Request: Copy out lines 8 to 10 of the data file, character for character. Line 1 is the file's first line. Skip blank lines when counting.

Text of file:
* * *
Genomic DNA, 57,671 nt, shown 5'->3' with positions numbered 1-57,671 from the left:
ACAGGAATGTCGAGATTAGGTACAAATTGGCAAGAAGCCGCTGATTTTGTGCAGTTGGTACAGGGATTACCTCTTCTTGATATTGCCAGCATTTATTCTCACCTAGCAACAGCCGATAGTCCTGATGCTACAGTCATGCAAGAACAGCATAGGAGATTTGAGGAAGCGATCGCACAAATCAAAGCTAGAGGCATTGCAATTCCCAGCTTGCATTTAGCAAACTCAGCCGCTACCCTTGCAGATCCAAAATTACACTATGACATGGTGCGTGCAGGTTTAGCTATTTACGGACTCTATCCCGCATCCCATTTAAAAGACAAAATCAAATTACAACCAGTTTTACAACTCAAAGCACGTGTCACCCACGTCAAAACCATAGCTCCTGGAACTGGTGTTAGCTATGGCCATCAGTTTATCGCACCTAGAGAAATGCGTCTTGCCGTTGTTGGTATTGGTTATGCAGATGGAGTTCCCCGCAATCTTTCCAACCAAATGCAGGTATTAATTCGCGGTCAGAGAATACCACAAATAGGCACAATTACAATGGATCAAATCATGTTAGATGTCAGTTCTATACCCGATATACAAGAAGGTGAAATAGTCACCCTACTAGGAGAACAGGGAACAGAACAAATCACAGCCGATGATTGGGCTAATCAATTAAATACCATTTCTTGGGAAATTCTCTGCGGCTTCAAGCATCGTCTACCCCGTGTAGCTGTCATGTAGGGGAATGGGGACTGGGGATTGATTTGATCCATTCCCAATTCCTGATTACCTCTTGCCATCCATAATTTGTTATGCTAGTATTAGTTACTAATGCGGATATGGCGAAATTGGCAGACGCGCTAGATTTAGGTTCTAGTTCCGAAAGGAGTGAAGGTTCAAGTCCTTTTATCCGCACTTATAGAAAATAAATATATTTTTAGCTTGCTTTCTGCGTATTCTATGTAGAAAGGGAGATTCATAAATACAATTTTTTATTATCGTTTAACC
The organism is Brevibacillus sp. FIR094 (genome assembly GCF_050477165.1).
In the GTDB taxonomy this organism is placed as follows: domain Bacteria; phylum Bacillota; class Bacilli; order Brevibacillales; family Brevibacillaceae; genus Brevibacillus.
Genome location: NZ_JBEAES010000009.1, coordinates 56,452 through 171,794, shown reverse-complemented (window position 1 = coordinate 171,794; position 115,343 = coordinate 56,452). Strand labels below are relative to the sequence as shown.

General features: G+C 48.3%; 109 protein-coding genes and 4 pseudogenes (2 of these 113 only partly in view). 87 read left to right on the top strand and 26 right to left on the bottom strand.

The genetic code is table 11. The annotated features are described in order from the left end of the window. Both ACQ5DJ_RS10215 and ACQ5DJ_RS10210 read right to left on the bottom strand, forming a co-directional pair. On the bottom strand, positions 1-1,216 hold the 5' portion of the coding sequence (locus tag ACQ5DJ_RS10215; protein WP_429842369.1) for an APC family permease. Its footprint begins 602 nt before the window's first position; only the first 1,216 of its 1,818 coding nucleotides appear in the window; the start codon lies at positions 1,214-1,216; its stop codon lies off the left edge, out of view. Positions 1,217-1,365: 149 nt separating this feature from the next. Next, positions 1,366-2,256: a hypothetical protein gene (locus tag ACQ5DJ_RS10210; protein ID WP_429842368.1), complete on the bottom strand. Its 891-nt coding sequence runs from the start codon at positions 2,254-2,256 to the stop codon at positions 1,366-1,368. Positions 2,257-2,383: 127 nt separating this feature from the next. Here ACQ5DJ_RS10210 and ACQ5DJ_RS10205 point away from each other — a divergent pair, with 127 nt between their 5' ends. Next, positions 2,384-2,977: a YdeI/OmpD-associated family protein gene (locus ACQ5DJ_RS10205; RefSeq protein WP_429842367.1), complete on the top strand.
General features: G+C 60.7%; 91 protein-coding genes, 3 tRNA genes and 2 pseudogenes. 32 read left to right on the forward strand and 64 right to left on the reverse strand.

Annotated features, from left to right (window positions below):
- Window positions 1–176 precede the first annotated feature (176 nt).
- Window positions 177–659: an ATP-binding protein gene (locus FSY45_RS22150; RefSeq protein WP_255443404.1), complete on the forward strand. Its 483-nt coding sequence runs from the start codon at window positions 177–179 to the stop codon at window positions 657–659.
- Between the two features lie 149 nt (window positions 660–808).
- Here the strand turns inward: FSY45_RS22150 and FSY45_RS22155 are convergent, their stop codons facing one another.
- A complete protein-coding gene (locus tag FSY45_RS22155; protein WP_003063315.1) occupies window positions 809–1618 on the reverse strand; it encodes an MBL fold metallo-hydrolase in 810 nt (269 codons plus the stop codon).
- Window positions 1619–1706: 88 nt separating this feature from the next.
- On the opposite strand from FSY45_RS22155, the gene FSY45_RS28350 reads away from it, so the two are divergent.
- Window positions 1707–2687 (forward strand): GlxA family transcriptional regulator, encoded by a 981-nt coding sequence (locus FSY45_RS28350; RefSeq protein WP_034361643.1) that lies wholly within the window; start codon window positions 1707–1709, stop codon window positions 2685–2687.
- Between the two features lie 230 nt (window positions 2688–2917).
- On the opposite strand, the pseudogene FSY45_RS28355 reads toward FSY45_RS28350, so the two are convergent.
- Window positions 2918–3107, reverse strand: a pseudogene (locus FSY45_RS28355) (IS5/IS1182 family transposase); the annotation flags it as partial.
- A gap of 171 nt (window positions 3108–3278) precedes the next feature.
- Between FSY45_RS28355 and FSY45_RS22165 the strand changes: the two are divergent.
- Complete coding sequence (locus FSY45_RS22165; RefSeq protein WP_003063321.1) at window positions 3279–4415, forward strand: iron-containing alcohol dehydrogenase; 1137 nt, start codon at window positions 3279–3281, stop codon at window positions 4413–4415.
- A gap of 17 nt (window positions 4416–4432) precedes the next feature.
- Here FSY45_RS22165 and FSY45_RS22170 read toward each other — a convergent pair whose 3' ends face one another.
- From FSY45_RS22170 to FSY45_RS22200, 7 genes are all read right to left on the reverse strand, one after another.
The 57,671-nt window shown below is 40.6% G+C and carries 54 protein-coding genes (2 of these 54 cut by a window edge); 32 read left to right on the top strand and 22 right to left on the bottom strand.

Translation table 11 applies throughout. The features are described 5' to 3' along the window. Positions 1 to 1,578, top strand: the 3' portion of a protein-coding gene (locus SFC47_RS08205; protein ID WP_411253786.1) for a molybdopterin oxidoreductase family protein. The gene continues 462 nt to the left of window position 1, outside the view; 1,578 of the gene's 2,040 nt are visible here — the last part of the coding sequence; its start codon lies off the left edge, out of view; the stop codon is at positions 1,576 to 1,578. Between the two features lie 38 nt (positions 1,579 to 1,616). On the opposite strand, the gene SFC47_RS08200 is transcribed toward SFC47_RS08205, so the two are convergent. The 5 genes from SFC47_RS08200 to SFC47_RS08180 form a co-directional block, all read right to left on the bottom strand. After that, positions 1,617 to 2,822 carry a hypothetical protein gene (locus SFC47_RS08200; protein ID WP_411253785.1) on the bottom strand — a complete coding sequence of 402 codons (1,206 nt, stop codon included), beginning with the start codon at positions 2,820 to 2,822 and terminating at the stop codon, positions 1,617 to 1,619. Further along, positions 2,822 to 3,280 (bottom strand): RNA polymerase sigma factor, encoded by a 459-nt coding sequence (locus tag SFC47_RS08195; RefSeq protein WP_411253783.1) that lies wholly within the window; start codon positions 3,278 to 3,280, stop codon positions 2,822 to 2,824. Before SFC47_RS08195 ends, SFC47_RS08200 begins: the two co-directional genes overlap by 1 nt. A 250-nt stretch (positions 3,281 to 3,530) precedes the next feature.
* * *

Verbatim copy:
General features: G+C 60.7%; 91 protein-coding genes, 3 tRNA genes and 2 pseudogenes. 32 read left to right on the forward strand and 64 right to left on the reverse strand.

Annotated features, from left to right (window positions below):
- Window positions 1–176 precede the first annotated feature (176 nt).